Mitochondria are cellular power plants that create the energy driving the amazing machinery of the human body. This process produces reactive oxygen species, which are necessary but can also damage the body and result in serious diseases. Researchers have now found a previously overlooked type of antioxidant that can remove mitochondria that are out of control. The hope is that this new knowledge can be used to treat cancer and the rare immune disorder ataxia-telangiectasia.
The cells’ mitochondria produce small energy-rich molecular blocks that are essential to sustain vital processes of the cell, such as replication and enzymatic catalysis that can be transported around the body as needed. The production of adenosine triphosphate (ATP) molecules usually takes place in a controlled manner but sometimes creates small byproducts called reactive oxygen species. They function as important signalling molecules in the cell but can cause irreparable damage to the cells’ biomolecules, such as DNA, proteins and lipids, and lead to serious diseases such as cancer. To control this balance, the cell is equipped with several control mechanisms. Researchers have now identified a new one.
“The focus had primarily been on finding substances that can neutralize some of the reactive oxygen species. We have now found a mechanism that sustains the removal of mitochondria by autophagy (mitophagy) if the cells produce too many reactive oxygen species. Further, if this mechanism malfunctions, this leads to an imbalance that could contribute to explaining what we observe in cancer. Therefore, if we can learn to control this mechanism, we may also be able to help prevent or cure cancer,” explains Giuseppe Filomeni, Group Leader of the Redox Biology Group at the Danish Cancer Society Research Center in Copenhagen.
For many years, researchers have been interested in mitophagy, the selective process in cells that sustains the removal of mitochondria. This process is activated by various external stimuli and plays an important role in preventing the overproduction of reactive oxygen species, which often results from dysfunctional mitochondria and can lead to serious diseases. How this process is regulated, however, still needs to be fully elucidated.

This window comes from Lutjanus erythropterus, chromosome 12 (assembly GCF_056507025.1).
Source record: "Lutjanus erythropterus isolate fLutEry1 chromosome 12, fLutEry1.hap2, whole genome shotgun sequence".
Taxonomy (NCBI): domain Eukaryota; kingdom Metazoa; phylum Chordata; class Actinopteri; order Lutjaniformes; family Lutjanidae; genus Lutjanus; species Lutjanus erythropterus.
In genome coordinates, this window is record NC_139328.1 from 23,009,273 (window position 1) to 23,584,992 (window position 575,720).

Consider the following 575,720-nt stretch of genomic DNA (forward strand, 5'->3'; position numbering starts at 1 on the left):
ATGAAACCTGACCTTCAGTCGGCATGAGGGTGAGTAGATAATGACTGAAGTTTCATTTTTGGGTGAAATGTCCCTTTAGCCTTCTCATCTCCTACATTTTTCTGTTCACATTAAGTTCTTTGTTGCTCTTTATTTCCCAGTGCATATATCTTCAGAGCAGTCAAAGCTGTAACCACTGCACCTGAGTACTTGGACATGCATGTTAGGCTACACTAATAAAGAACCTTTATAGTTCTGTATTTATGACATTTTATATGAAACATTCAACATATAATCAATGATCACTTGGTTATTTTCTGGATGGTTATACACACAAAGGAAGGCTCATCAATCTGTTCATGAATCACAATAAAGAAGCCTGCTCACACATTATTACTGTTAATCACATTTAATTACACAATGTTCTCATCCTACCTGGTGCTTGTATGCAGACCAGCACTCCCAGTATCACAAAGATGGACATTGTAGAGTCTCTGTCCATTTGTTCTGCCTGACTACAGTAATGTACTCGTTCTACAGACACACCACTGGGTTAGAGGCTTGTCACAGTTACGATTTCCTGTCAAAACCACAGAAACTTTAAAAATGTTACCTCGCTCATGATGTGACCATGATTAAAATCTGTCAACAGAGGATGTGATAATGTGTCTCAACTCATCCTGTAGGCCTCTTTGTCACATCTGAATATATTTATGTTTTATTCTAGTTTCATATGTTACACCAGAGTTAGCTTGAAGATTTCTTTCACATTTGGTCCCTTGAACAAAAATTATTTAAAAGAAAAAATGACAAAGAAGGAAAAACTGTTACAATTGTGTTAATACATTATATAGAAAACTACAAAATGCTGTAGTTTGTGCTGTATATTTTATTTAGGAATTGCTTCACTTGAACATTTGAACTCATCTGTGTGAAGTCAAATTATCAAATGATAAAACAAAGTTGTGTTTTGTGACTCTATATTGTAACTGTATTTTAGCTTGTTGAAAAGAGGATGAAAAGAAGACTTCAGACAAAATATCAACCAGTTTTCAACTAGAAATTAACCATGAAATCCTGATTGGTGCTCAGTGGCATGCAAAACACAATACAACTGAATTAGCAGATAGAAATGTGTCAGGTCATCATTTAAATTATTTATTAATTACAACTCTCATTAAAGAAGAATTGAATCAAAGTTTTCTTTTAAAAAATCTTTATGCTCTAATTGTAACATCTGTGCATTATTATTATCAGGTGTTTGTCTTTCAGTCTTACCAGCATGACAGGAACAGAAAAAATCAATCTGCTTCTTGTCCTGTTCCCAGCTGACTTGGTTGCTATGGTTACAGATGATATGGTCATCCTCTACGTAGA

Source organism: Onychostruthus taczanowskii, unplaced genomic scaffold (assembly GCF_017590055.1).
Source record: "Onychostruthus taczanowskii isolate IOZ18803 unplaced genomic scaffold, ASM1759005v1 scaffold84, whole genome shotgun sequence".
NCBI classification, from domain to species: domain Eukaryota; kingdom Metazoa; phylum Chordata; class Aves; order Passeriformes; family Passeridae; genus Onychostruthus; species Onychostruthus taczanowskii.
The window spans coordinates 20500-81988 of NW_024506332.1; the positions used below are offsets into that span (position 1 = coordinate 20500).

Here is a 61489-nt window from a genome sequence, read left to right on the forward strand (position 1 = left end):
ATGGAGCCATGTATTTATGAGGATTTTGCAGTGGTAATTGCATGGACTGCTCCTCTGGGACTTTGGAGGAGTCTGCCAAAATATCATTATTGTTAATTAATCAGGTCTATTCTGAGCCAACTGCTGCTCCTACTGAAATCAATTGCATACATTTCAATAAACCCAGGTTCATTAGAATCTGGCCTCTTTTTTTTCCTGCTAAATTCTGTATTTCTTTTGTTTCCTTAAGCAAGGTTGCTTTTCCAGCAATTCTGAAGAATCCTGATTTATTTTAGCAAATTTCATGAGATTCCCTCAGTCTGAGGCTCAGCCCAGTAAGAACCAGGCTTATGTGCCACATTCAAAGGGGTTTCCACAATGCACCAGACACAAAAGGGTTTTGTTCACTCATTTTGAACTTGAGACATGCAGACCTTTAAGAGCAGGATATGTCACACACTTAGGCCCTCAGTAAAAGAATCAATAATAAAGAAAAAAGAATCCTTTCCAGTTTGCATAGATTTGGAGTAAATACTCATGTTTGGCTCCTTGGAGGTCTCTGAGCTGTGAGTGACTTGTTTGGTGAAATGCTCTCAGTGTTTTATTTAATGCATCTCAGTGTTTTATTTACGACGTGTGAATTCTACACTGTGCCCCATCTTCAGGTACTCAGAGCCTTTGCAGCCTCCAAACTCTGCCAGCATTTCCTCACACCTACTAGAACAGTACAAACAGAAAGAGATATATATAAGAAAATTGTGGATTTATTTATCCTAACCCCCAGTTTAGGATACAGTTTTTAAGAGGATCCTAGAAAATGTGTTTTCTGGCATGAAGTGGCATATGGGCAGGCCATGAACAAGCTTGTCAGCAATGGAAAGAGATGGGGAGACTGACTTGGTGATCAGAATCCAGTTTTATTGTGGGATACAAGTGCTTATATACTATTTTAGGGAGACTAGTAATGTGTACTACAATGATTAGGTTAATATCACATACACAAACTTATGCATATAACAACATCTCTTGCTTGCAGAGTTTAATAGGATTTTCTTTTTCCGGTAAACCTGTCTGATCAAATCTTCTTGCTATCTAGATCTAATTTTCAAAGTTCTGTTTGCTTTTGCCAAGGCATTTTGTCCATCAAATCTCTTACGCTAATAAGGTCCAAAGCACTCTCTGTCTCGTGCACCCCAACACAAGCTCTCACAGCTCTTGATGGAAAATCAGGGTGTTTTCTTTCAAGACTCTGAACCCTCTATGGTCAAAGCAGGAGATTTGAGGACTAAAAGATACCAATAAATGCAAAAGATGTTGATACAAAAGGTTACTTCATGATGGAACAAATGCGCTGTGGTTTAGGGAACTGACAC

“A few years ago, we managed to get one step closer, when we found that the metabolism of mitochondria is regulated by placing tiny markers on certain proteins. These nitric oxide (NO) modifications cause the cells to age and eventually die if not maintained under control. We also discovered that an enzyme, S-nitrosoglutathione reductase (GSNOR), by removing these NO modifications, initiates mitophagy, eliminates defective mitochondria and restores the balance in the cell,” says Giuseppe Filomeni.
By eliminating defective mitochondria, GSNOR protects the cell from the damaging effects of the reactive oxygen species arising from mitochondria that have run amok. Although the finding brought the researchers a little closer to understanding how mitophagy is generally regulated, they still did not understand the details of the process, and without this, finding pharmaceutical methods to restore the balance in cancer cells would be difficult. The next piece of the puzzle emerged somewhat by chance.
“We were actually investigating another type of mechanism in which we attempted to influence cells using hydrogen peroxide, when we noticed that it also affects the activity of the GSNOR enzyme. This led us on the trail of a whole new activation mechanism and to a link to a different disease,” explains Giuseppe Filomeni.
The disease is ataxia-telangiectasia, a rare neurodegenerative disorder that severely impairs the brain and the immune system (mostly specific populations of T cells) and greatly increases the risk of cancer. It develops because of a defect in the ataxia-telangiectasia mutated enzyme (ATM), which by chance the researchers linked to the removal of the defective mitochondria. Thus, they had discovered a new type of antioxidant.
“If we removed GSNOR in animal models, we found the same problems in the immune system as in people with ataxia-telangiectasia: the mice’s T cells could no longer perform mitophagy and remove dysfunctional mitochondria, so we assume that the mice would eventually have a greatly increased risk of cancer,” says Giuseppe Filomeni.
The studies have now enabled the molecular processes to be described in great detail. ATM activates other enzymes, which in turn activate GSNOR, which controls the mitochondrial turnover by removing the NO markers on the proteins. The researchers therefore thought that there might be a very simple way to solve the problem in the mice: using N-acetyl-l-cysteine (NAC), an antioxidant bodybuilders use for detoxification.
“NAC can remove NO groups from these proteins, and tests on mice already showed that it can also eliminate many of the symptoms in the mice with the defective ATM. So, NAC can probably be used to treat ataxia-telangiectasia. Unfortunately, NAC is involved in many cellular processes, so it is not a question of simply being able to cure cancer using NAC. However, the new knowledge provides us with some completely new ways of attacking cancer now that we know these mechanisms,” concludes Giuseppe Filomeni.